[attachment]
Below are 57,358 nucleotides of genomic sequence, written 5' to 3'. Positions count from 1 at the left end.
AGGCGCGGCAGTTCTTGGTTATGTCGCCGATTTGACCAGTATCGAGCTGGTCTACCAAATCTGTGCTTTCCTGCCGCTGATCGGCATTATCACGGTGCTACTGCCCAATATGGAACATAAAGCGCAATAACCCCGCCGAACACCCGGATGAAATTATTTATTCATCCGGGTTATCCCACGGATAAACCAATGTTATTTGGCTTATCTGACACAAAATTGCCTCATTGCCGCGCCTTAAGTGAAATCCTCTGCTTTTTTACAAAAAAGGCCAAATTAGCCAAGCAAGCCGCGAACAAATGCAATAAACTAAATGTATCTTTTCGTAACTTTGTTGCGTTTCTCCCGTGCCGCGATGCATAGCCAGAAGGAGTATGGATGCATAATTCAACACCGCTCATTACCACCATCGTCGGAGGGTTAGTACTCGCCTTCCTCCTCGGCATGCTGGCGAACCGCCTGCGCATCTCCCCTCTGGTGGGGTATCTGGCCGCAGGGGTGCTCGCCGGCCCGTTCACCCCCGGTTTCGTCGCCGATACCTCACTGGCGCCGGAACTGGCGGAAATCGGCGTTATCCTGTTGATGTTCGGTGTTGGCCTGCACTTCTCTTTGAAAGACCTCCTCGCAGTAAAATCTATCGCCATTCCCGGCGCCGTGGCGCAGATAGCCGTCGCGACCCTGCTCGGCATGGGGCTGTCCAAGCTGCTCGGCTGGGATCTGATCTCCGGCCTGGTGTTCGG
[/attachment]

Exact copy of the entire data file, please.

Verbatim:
Below are 57,358 nucleotides of genomic sequence, written 5' to 3'. Positions count from 1 at the left end.
AGGCGCGGCAGTTCTTGGTTATGTCGCCGATTTGACCAGTATCGAGCTGGTCTACCAAATCTGTGCTTTCCTGCCGCTGATCGGCATTATCACGGTGCTACTGCCCAATATGGAACATAAAGCGCAATAACCCCGCCGAACACCCGGATGAAATTATTTATTCATCCGGGTTATCCCACGGATAAACCAATGTTATTTGGCTTATCTGACACAAAATTGCCTCATTGCCGCGCCTTAAGTGAAATCCTCTGCTTTTTTACAAAAAAGGCCAAATTAGCCAAGCAAGCCGCGAACAAATGCAATAAACTAAATGTATCTTTTCGTAACTTTGTTGCGTTTCTCCCGTGCCGCGATGCATAGCCAGAAGGAGTATGGATGCATAATTCAACACCGCTCATTACCACCATCGTCGGAGGGTTAGTACTCGCCTTCCTCCTCGGCATGCTGGCGAACCGCCTGCGCATCTCCCCTCTGGTGGGGTATCTGGCCGCAGGGGTGCTCGCCGGCCCGTTCACCCCCGGTTTCGTCGCCGATACCTCACTGGCGCCGGAACTGGCGGAAATCGGCGTTATCCTGTTGATGTTCGGTGTTGGCCTGCACTTCTCTTTGAAAGACCTCCTCGCAGTAAAATCTATCGCCATTCCCGGCGCCGTGGCGCAGATAGCCGTCGCGACCCTGCTCGGCATGGGGCTGTCCAAGCTGCTCGGCTGGGATCTGATCTCCGGCCTGGTGTTCGG